Bosses of the Britain’s biggest retailers have urged chancellor Sajid Javid to commit to a sizeable reform of the business rate system.
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In a letter signed by more than 50 top retail leaders, the current system of business rates is described as “broken” with Mr Javid warned that urgent reform is needed to reduce regional disparities and safeguard jobs.
Among those lending their support to the move, spearheaded by the British Retail Consortium (BRC), are Asda president and CEO Roger Burnley, Card Factory CEO Karen Hubbard, DFS CEO Tim Stacey and Morrisons CEO David Potts.
They argue that retail and the three million people it employs is particularly exposed to the disruption a no deal Brexit would bring and say that, while the industry is responsible for five per cent of the UK economy, it is weighed down with 10 per cent of all business taxes and 25 per cent of business rates.
One extract, seen by The Yorkshire Post, reads: “The likelihood of a no-deal Brexit appears to be increasing, which we believe would place a considerable strain on retailers in the UK.
“In this context, the Prime Minister’s intention to pursue an economic package to boost business and investment in the UK is crucially important; we strongly believe that reform of the broken business rates system should be front and centre of that package.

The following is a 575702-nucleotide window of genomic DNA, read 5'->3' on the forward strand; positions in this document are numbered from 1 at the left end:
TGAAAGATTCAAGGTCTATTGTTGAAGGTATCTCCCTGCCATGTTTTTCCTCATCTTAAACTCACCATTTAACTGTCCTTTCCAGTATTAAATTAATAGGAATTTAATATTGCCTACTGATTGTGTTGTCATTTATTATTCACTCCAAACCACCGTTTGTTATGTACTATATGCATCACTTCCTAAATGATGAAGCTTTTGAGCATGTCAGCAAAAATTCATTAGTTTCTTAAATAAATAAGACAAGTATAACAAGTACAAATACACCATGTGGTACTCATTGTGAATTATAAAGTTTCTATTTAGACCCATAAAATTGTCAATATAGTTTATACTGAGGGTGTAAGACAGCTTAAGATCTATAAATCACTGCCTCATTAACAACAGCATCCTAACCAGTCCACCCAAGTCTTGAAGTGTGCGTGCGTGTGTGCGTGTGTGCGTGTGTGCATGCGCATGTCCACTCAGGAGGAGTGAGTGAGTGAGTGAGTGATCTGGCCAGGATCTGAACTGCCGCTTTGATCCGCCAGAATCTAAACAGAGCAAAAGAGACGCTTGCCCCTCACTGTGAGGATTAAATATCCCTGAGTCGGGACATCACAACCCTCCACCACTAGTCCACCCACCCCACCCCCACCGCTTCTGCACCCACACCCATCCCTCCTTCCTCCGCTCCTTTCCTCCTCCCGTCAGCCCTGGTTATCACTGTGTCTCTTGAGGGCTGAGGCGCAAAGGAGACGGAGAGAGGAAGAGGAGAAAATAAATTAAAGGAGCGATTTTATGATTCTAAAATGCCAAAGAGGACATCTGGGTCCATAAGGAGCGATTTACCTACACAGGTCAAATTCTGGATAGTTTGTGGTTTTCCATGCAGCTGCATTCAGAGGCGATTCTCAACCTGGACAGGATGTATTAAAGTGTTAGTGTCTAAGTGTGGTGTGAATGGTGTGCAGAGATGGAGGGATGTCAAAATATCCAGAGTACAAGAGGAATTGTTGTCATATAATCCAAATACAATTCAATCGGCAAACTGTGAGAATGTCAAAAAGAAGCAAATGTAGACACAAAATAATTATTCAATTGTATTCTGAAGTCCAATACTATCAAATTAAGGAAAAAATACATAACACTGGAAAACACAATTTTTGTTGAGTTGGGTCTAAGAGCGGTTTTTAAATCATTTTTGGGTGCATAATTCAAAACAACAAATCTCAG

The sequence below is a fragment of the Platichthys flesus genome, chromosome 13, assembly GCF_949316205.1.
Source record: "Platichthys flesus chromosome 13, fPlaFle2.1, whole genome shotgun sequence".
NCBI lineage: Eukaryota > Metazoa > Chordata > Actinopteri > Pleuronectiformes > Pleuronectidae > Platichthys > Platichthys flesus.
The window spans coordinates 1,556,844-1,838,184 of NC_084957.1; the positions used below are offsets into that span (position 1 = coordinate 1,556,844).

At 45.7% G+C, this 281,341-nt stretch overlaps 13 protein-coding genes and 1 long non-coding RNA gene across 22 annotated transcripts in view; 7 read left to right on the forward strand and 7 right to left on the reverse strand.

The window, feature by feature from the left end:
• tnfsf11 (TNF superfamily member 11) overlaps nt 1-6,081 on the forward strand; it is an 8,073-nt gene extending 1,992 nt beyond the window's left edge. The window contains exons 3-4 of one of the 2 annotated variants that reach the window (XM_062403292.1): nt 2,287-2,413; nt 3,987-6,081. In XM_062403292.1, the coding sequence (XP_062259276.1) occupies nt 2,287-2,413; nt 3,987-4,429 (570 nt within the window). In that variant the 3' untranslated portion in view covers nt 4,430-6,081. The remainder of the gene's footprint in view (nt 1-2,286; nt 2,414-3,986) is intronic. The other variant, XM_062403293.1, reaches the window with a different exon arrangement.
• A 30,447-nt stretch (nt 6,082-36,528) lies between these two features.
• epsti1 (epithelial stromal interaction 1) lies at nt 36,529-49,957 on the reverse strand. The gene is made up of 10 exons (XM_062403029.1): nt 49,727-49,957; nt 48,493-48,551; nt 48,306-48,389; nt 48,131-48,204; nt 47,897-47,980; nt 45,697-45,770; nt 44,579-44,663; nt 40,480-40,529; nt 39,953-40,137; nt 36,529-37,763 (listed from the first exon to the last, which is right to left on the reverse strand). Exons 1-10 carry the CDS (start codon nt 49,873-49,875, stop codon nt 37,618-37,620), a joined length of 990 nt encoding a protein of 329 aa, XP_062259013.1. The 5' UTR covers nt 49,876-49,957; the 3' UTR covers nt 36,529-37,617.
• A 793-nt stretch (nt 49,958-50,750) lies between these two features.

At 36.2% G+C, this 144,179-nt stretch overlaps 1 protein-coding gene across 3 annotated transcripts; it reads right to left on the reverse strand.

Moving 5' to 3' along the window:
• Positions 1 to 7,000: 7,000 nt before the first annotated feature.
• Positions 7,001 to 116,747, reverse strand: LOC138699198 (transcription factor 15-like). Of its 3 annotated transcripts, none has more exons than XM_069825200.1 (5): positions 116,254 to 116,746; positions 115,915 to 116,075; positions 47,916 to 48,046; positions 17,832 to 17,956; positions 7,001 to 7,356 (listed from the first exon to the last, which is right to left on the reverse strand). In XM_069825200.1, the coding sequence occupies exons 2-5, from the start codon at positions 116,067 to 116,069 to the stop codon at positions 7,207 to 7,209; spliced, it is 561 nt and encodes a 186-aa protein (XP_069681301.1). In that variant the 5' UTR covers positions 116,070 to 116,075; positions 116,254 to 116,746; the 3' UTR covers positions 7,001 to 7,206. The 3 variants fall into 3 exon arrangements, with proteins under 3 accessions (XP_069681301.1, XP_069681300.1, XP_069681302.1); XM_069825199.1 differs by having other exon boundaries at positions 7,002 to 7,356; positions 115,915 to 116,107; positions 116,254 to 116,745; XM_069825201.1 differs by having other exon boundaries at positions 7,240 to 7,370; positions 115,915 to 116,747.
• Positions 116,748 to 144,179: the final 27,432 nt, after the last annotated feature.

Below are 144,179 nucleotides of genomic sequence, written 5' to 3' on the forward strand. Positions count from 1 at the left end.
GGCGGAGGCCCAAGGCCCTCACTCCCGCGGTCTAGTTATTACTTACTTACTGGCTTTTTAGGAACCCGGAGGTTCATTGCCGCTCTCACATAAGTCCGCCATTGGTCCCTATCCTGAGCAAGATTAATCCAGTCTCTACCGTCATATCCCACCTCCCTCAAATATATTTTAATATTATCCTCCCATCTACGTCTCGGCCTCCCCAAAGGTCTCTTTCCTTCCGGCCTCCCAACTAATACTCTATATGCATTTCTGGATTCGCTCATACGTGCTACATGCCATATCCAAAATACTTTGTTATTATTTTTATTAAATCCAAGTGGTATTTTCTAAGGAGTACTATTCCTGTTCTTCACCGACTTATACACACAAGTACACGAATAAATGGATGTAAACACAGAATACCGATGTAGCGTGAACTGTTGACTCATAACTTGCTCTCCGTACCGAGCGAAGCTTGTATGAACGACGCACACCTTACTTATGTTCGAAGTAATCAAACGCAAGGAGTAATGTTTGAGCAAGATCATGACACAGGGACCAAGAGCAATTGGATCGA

"This outdated tax is hindering our plans for investment, holding back productivity growth and detrimentally impacting communities up and down the country.”
The letter asks for a number of measures to address this, including a freeze in the business rates multiplier, fixing transitional relief (which they claim currently forces retailers to pay more than they should), introducing an ‘Improvement Relief’ for ratepayers and ensuring that the Valuation Office Agency is fully resourced to do its job.
The letter notes that implementation of these four recommendations “could be undertaken quickly, would reduce regional disparities, remove barriers to the proper working of market forces, incentives economic investment, and cut away at least some of the bureaucracy of the current system.”
Helen Dickinson, chief executive of the BRC, said: “These four fixes would be an important step to reform the broken business rates system which holds back investment, threatens jobs and harms our high streets. The new Government has an opportunity to unlock the full potential of retail in the UK, and the Prime Minister’s economic package provides a means to do so.
The fact that over fifty retail CEOs have come together on this issue should send a powerful message to Government.”
The letter comes the day after data showed that retail vacancy figures had risen to 10.3 per cent, the highest since January 2015.